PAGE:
Dana Holgorsen Makes Right Call Naming Clint Trickett Starting WVU QB

Brian Leigh@@BLeighDATFeatured ColumnistJune 24, 2014

West Virginia coach Dana Holgorsen speaks with quarterback Clint Trickett (9) during a timeout in the second quarter of their NCAA college football game against Iowa State in Morgantown, W.Va., on Saturday, Nov. 30, 2013. (AP Photo/Christopher Jackson)
Chris Jackson/Associated Press

Other than "Will Dana Holgorsen still be the coach in 2015?," the biggest question in Morgantown, West Virginia, the past few months has been "Who will start at quarterback?"

Holgorsen put an end to the latter (in a way he hopes will influence the former) Tuesday afternoon when he announced that Clint Trickett, the presumed favorite and a one-time Florida State Seminole, would get the nod under center in 2014.

"Clint is 100 percent healthy and is ready to play," said Holgorsen of Trickett, per Mike Montoro of WVUSports.com. "He worked hard last season and showed a lot of ability and leadership and deserves the chance to lead the team as a senior. He will be our starter."

Trickett missed all of spring practice after undergoing shoulder surgery this offseason, which is ostensibly why Holgorsen addressed the health issue. In his stead, fellow senior Paul Millard, who played in seven games to Trickett's eight last season, and junior college transfer Skyler Howard battled primarily to "take" Trickett's spot.

But neither of those names inspires much confidence, and neither has the upside of Trickett, who, at one point, was competing with Jameis Winston and Jacob Coker for the starting job at FSU. After Winston's breakout spring game in 2013, he transferred to WVU, but did not develop the accuracy or consistency that many hoped to see.

However, it is not like his year was without highlights:

Trickett didn't set the world on fire in the Mountaineers (inexplicable) upset win over Oklahoma State, but he was the starting quarterback, and he did complete 24 of 50 passes in that game.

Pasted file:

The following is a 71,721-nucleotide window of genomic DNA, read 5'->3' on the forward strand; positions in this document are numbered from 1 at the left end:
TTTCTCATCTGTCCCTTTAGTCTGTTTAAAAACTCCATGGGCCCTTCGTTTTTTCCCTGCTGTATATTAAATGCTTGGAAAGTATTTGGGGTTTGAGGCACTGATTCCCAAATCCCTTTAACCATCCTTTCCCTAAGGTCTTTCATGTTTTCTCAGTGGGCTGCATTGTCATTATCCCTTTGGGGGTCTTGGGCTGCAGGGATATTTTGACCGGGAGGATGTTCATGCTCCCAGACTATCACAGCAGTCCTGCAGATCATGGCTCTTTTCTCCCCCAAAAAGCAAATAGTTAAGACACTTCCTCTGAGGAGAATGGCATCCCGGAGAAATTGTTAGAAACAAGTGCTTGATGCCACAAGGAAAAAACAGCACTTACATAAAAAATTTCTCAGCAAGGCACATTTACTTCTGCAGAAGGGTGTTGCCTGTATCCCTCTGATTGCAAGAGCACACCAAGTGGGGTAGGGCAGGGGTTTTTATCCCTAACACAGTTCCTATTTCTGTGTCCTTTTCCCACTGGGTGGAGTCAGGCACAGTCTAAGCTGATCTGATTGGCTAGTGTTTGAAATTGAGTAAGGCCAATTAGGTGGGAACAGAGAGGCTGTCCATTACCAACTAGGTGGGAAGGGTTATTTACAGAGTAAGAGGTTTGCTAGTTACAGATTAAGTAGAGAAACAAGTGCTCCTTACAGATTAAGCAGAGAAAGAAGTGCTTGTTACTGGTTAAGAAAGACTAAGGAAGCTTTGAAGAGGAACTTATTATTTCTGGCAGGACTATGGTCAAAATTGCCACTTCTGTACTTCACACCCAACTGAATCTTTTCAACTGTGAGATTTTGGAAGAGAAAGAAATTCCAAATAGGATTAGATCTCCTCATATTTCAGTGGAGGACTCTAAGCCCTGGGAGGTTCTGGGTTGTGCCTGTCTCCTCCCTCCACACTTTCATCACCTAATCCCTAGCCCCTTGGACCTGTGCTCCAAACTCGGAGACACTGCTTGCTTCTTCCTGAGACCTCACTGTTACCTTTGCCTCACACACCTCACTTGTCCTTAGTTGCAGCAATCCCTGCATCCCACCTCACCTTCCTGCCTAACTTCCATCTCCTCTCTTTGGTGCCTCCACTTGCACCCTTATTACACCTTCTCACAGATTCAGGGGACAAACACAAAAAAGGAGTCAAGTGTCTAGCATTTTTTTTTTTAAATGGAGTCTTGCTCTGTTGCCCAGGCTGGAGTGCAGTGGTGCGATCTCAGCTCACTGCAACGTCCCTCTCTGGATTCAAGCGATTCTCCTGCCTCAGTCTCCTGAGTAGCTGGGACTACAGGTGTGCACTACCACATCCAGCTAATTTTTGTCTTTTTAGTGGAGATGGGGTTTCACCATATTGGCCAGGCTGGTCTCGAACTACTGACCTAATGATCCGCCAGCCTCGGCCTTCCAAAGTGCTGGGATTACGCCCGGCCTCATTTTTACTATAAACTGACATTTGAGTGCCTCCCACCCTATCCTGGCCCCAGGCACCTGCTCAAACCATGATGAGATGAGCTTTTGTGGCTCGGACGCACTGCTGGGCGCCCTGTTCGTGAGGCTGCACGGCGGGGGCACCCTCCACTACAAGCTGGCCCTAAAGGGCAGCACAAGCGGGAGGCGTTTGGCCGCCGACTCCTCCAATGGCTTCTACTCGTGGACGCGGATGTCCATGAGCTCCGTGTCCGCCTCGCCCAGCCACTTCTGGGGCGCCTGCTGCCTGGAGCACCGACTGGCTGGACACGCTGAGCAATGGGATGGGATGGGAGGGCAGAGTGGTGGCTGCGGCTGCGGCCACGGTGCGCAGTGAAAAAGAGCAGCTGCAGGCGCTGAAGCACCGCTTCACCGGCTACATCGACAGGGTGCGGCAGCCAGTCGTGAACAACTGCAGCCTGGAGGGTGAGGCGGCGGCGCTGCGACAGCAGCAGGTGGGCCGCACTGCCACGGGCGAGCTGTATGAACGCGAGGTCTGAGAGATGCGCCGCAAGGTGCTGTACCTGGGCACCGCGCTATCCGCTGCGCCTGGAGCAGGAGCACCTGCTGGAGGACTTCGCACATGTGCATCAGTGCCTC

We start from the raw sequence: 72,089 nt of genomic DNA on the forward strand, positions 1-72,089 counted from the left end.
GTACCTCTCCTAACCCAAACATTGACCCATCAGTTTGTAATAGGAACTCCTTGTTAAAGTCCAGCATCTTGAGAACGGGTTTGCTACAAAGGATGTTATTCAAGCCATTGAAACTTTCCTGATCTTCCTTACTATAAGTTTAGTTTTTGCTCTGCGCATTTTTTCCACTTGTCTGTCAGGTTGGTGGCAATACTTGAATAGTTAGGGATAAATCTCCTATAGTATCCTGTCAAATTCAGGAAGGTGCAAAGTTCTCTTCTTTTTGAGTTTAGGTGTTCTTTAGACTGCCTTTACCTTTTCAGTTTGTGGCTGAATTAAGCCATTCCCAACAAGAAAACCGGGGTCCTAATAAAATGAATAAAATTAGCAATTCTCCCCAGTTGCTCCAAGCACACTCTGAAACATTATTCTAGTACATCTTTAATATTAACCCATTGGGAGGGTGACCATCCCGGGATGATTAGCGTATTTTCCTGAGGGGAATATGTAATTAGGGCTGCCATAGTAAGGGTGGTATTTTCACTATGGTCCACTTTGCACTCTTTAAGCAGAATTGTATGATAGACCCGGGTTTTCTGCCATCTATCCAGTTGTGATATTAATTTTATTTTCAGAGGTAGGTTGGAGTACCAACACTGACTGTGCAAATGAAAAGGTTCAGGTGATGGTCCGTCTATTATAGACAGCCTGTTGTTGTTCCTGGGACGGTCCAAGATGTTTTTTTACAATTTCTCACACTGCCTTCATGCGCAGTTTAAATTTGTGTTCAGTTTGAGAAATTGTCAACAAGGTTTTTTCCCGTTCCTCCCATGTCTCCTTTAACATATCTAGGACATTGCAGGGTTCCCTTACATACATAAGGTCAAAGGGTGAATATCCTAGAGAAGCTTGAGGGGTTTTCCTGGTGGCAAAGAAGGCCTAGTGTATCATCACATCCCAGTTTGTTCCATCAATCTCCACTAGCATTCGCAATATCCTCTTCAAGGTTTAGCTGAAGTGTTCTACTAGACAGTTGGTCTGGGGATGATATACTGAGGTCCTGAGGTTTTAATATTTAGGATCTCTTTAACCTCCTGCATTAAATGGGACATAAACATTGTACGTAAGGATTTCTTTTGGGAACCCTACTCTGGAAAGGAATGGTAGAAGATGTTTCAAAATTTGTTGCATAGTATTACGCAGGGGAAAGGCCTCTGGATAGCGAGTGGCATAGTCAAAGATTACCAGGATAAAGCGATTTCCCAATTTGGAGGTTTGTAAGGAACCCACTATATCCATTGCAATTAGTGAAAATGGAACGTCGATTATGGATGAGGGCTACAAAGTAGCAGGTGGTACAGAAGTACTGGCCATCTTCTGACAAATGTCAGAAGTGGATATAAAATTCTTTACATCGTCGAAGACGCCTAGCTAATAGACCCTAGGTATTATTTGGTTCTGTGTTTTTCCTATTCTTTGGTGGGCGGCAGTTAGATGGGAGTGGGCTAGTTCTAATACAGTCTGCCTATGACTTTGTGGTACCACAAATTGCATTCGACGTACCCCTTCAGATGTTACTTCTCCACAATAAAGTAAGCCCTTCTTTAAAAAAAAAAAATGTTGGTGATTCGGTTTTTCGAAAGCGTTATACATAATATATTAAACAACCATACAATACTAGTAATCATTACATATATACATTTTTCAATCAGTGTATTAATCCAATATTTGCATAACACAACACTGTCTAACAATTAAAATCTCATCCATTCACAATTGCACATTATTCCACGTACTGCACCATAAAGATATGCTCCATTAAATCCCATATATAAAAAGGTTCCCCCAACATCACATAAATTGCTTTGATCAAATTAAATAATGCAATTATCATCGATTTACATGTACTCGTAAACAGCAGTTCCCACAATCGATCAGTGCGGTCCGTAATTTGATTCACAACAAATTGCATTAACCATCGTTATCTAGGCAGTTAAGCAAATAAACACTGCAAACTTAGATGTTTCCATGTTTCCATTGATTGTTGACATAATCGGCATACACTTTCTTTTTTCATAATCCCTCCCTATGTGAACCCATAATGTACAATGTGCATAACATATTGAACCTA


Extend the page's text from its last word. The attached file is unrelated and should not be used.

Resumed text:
The WVU defense was the dominant unit that afternoon, but the experience of playing (and beating) one of the best defenses in America—per the F/+ ratings at Football Outsiders, only five defenses were better last season—is precisely the sort of background one needs before lining up in Week 1 against Alabama (of all opponents).

And even when the outcome did not come out as rosy as it did against OSU, Trickett was not always at fault for West Virginia's struggles. Take, for example, his 9-of-28 passing performance in a 73-42 loss at Baylor. Trickett didn't play perfect football, but he stood in behind an atrocious offensive line and showed a surplus of toughness.

David Ubben of ESPN.com agreed with this sentiment:

Additionally, Trickett posted his highest quarterback rating of 2013 in the season-finale against Iowa State, throwing 356 yards and a couple of touchdowns in the heartbreaking overtime loss. Less than a month later, he went under the knife to repair his torn labrum—an injury he had been playing with since the Oklahoma State game.

Which is to say: Trickett ended last season on a high note despite playing through the ostensible nadir of his shoulder injury. Beyond that, he has now had a full year to learn Dan Holgorsen's offense instead of the protracted four months between his transfer and the start of last season. With improved health and better command of the playbook, how could he not be better in 2014?

The timing of this move makes sense, as well.

Holgorsen gave Millard and Howard their chance to impress in the spring, and, once it became clear that neither was ready to seize—to actively seize—this job from Trickett, there was no need to drag the debate out all summer. So thinks Jonathan Martin of Scout.com:

A lot of things will need to go right for West Virginia to beat (or even hang with) Alabama. But even if it does not look pretty in the season opener, this offense is closer to being decent than people realize.

Especially at running back, where Dreamius Smith and Wendell Smallwood (among others) combine with Pittsburgh transfer (and former 5-star recruit) Rushel Shell to form one of the deepest units in America, the Mountaineers should be adequately well-equipped to support their quarterback in 2014.

Trickett did not get much in the way of support last season, and, although he should not escape his share of culpability, he is in many ways set up for success next year. This team is more set up to help.

Trickett is, after all, still the guy who stepped in as a freshman against Clemson in 2011 and nearly led Florida State to an upset victory, throwing for 336 yards and three touchdowns in the process. We have seen how he can perform with the right weapons around him.

He deserves at least this one, final shot.


Follow Brian Leigh on Twitter: @BLeighDAT